“The country with the second most positive attitudes [towards immigrants], Australia, was slightly over half (54 percent), with the United States not far behind (52 percent). In Western Europe, Germans (47 percent) were the most positive about immigrants’ influence on their country.”
Adams provides figures from Statistics Canada to demonstrate that newcomers are succeeding as never before. He writes:
“Another hopeful sign is the employment outcomes of second-generation Canadians: children of immigrants. Looking at the average incomes of three groups—those whose families have been in Canada for three generations or more, immigrants, and the children of immigrants—it is the last group, the second generation, that has the highest earnings. According to Statistics Canada, second-generation Canadian men earn an average annual income of $49,000, as compared with about $42,000 for those whose families have been here three or more generations.”
Adams goes to great lengths to show that the existence of “ethnic enclaves” in our major cities is not to be equated with the ghettoes of Paris or Amsterdam. Canadian ethnic enclaves, he demonstrates, are not a result of racism, but of convenience. He writes:
“The increased concentration of particular visible minority groups in Canadian neighbourhoods is not, then, a case of the growing segregation of long-time Canadians. It’s a case of having more visible minority newcomers than ever before, and of those newcomers doing what newcomers of all races have always done: gone to the most familiar-feeling neighbourhoods in a new and unfamiliar land.”
Adams’s passion for Canada is evident from page one where he states, “Canada is special.” But he is careful not to discard some of the real fear that consumes this country that has centred on the feelings of many well-meaning Canadians who believe that newcomers arrive with a sense of entitlement and with little incentive to integrate. This fear has resonated most vividly in Quebec, and Adams dedicates an entire chapter to that province and to the debate about reasonable accommodation. Adams admits that this fear is real. He writes that “our own data suggest that Canadians are indeed starting to worry that this country may have bitten off more than it can chew when it comes to the integration of newcomers of vastly different religious, cultural and ideological backgrounds.”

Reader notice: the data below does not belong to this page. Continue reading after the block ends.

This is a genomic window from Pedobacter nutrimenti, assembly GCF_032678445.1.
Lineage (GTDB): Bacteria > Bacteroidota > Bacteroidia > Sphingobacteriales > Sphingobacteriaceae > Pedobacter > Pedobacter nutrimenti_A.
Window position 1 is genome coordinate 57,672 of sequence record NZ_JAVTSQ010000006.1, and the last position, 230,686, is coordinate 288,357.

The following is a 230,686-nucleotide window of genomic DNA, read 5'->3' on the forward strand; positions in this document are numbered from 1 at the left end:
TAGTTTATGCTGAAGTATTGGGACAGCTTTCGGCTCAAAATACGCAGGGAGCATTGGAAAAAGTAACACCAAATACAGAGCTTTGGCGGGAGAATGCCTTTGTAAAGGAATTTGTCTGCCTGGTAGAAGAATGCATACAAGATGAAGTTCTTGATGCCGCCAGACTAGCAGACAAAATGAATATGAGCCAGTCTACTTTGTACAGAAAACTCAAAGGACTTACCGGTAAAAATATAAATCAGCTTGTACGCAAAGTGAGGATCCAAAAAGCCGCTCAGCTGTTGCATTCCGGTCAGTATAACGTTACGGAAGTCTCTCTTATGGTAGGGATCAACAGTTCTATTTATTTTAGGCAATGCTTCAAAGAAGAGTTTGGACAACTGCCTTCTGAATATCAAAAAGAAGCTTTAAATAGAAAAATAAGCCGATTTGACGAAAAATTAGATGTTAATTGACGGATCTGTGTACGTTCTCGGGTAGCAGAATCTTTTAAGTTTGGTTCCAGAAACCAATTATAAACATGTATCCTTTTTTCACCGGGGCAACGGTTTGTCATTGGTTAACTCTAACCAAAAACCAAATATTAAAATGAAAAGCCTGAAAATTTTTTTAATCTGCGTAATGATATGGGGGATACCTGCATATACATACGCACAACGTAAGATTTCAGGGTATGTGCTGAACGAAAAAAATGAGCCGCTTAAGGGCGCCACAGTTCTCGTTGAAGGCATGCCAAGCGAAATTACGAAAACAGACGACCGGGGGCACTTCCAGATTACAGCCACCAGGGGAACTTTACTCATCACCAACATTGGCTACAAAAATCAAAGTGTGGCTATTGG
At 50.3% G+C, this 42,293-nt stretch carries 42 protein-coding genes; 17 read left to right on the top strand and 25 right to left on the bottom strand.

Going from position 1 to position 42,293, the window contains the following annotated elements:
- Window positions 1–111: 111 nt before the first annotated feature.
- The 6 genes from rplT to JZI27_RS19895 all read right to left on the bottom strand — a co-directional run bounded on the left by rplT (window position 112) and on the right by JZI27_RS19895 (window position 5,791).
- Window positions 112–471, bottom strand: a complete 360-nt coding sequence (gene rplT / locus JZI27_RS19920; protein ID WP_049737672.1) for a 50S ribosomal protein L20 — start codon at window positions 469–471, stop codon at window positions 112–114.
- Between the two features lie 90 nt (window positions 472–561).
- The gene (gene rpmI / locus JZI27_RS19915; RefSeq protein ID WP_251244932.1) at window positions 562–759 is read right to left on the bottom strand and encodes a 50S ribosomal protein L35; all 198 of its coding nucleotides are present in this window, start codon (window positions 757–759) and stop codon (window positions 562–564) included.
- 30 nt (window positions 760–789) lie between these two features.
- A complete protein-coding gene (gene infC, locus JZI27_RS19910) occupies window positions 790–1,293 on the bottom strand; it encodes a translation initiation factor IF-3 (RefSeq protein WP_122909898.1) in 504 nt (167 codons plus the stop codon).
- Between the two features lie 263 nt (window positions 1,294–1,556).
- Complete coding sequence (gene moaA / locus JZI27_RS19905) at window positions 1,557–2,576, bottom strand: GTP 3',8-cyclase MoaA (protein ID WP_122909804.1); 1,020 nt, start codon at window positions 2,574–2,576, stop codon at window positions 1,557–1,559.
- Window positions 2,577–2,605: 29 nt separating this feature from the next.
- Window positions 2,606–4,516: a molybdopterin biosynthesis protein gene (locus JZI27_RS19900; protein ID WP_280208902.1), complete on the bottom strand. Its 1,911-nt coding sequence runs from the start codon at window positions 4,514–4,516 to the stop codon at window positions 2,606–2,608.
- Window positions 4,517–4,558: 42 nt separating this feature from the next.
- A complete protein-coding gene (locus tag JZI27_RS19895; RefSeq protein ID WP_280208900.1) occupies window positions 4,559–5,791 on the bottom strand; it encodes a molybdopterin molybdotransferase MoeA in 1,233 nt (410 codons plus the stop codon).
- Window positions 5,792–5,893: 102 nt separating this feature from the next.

Although acknowledging that this fear is based on data, Adams goes on to say that the problem is not the fear itself but “the more exaggerated version of it which claims that Canada is a powder keg of ethnic strife waiting to explode.” He does not, however, identify the source or the data that confirms this exaggeration of fear.
Adams expresses deep admiration for Canada’s successes, and the blemishes that we Canadians notice he blames on our negativity, a product, he believes, of our media. “We have only to flick on the television or open the newspaper to be fairly certain that the world is going to hell in a handbasket and taking us with it,” he writes.
However, he does not stop there. He claims that if we feel there is something wrong around us, it is because we are prone to see things in bad light. “Canadians seem to expect, if not downright savour, bad news … Canada is populated by people who are highly attentive to the (bad) news in our country and the bad news from everywhere else,” says Adams, without sharing with us the data that would allow him to make such a claim.
“I am by no means a Pollyanna. I am a pollster,” declares Adams as he prepares the reader for the Environics poll that confirmed the fears of many Canadians and alarmed even Muslims, but not him. If we are to believe Adams’s Chamberlainian analysis, his Environics survey found no evidence of the likelihood that Canada may one day face a situation that Britain, France, Spain, Indonesia, Pakistan, India or the United States have faced at the hands of jihadi terrorists or Islamic extremists. I wish he was right, but the survey results suggest otherwise.
The Environics survey had questions about the arrest of 18 Muslim men and boys charged with plotting terrorist acts in Canada. It asked Muslim Canadians whether those terrorist attacks would have been justified. An astonishing 12 percent of the respondents said if the 18 men had actually carried out the terrorist attacks on Canada, they would have been “at least somewhat justified.” Five percent said they would have been “completely justified.”
By any account, this was a scary number. Adams in his book estimates that there are today more than 800,000 Muslims living in Canada. The survey results indicate that at least 96,000 Muslim Canadians believe that if, hypothetically, their co-religionists carried out a terrorist attack on Canada, there would be some justification. Of them 40,000 Muslims believe that the terrorists would be “completely justified” in attacking their own country.
Ordinary Muslims in Canada were shocked to hear this finding on the CBC nightly news, but as soon as the story emerged, it disappeared from the rest of the media. Peter Mansbridge of The National asked Professor Haideh Moghissi of York University to throw light on this high figure, but she seemed unable to fathom the huge number of Muslims willing to justify a terrorist attack on their homeland. In answer to another question, the book reveals that “nine percent told us they had some sympathy with the young men who were allegedly plotting attacks.” Close to 80,000 Muslims have sympathy for the alleged terrorists.